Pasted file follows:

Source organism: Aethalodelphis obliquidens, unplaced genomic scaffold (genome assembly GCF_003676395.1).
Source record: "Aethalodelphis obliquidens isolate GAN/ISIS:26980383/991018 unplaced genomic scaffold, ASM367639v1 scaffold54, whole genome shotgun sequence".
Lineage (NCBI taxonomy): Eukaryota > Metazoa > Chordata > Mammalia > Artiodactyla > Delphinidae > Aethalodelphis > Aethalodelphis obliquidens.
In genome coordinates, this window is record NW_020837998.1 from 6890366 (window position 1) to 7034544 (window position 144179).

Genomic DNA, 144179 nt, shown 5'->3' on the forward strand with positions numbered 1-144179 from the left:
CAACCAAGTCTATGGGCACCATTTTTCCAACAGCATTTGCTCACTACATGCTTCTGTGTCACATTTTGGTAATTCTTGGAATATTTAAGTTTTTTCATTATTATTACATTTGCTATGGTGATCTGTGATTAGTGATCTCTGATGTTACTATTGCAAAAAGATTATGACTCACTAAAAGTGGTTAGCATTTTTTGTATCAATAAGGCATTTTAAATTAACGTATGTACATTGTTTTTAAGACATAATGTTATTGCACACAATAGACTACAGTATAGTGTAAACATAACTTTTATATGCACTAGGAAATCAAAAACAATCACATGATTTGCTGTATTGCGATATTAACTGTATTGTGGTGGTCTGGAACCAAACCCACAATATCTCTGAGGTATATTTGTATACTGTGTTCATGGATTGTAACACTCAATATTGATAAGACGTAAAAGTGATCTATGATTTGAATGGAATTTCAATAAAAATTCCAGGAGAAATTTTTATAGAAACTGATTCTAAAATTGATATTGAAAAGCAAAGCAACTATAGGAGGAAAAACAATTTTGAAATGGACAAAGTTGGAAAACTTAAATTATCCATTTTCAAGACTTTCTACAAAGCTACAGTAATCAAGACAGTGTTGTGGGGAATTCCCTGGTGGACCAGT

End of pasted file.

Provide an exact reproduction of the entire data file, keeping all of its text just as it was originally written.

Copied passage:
Source organism: Aethalodelphis obliquidens, unplaced genomic scaffold (genome assembly GCF_003676395.1).
Source record: "Aethalodelphis obliquidens isolate GAN/ISIS:26980383/991018 unplaced genomic scaffold, ASM367639v1 scaffold54, whole genome shotgun sequence".
Lineage (NCBI taxonomy): Eukaryota > Metazoa > Chordata > Mammalia > Artiodactyla > Delphinidae > Aethalodelphis > Aethalodelphis obliquidens.
In genome coordinates, this window is record NW_020837998.1 from 6890366 (window position 1) to 7034544 (window position 144179).

Genomic DNA, 144179 nt, shown 5'->3' on the forward strand with positions numbered 1-144179 from the left:
CAACCAAGTCTATGGGCACCATTTTTCCAACAGCATTTGCTCACTACATGCTTCTGTGTCACATTTTGGTAATTCTTGGAATATTTAAGTTTTTTCATTATTATTACATTTGCTATGGTGATCTGTGATTAGTGATCTCTGATGTTACTATTGCAAAAAGATTATGACTCACTAAAAGTGGTTAGCATTTTTTGTATCAATAAGGCATTTTAAATTAACGTATGTACATTGTTTTTAAGACATAATGTTATTGCACACAATAGACTACAGTATAGTGTAAACATAACTTTTATATGCACTAGGAAATCAAAAACAATCACATGATTTGCTGTATTGCGATATTAACTGTATTGTGGTGGTCTGGAACCAAACCCACAATATCTCTGAGGTATATTTGTATACTGTGTTCATGGATTGTAACACTCAATATTGATAAGACGTAAAAGTGATCTATGATTTGAATGGAATTTCAATAAAAATTCCAGGAGAAATTTTTATAGAAACTGATTCTAAAATTGATATTGAAAAGCAAAGCAACTATAGGAGGAAAAACAATTTTGAAATGGACAAAGTTGGAAAACTTAAATTATCCATTTTCAAGACTTTCTACAAAGCTACAGTAATCAAGACAGTGTTGTGGGGAATTCCCTGGTGGACCAGT